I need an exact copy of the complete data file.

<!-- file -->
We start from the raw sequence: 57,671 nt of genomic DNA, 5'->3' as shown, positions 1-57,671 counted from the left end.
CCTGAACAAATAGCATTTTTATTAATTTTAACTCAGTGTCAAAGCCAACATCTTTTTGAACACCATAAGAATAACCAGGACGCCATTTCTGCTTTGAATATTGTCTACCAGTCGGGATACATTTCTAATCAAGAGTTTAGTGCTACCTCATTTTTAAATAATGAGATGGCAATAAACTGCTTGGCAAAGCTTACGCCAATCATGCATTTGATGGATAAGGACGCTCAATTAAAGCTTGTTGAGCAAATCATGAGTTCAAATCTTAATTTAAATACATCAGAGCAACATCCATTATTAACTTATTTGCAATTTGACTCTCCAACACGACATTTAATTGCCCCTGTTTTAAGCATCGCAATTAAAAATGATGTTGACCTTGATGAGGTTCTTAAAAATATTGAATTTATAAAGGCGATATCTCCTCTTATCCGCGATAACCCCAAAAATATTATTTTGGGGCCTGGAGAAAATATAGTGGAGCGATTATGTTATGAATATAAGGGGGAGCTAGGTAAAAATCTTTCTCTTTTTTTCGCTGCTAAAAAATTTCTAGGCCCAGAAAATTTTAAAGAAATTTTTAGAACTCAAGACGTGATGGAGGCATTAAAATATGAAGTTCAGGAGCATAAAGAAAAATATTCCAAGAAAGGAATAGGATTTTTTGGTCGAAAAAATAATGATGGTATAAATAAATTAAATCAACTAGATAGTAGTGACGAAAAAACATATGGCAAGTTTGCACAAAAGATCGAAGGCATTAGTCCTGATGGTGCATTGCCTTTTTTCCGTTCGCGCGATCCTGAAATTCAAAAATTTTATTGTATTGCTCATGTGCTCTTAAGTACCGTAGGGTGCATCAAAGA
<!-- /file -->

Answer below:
We start from the raw sequence: 57,671 nt of genomic DNA, 5'->3' as shown, positions 1-57,671 counted from the left end.
CCTGAACAAATAGCATTTTTATTAATTTTAACTCAGTGTCAAAGCCAACATCTTTTTGAACACCATAAGAATAACCAGGACGCCATTTCTGCTTTGAATATTGTCTACCAGTCGGGATACATTTCTAATCAAGAGTTTAGTGCTACCTCATTTTTAAATAATGAGATGGCAATAAACTGCTTGGCAAAGCTTACGCCAATCATGCATTTGATGGATAAGGACGCTCAATTAAAGCTTGTTGAGCAAATCATGAGTTCAAATCTTAATTTAAATACATCAGAGCAACATCCATTATTAACTTATTTGCAATTTGACTCTCCAACACGACATTTAATTGCCCCTGTTTTAAGCATCGCAATTAAAAATGATGTTGACCTTGATGAGGTTCTTAAAAATATTGAATTTATAAAGGCGATATCTCCTCTTATCCGCGATAACCCCAAAAATATTATTTTGGGGCCTGGAGAAAATATAGTGGAGCGATTATGTTATGAATATAAGGGGGAGCTAGGTAAAAATCTTTCTCTTTTTTTCGCTGCTAAAAAATTTCTAGGCCCAGAAAATTTTAAAGAAATTTTTAGAACTCAAGACGTGATGGAGGCATTAAAATATGAAGTTCAGGAGCATAAAGAAAAATATTCCAAGAAAGGAATAGGATTTTTTGGTCGAAAAAATAATGATGGTATAAATAAATTAAATCAACTAGATAGTAGTGACGAAAAAACATATGGCAAGTTTGCACAAAAGATCGAAGGCATTAGTCCTGATGGTGCATTGCCTTTTTTCCGTTCGCGCGATCCTGAAATTCAAAAATTTTATTGTATTGCTCATGTGCTCTTAAGTACCGTAGGGTGCATCAAAGA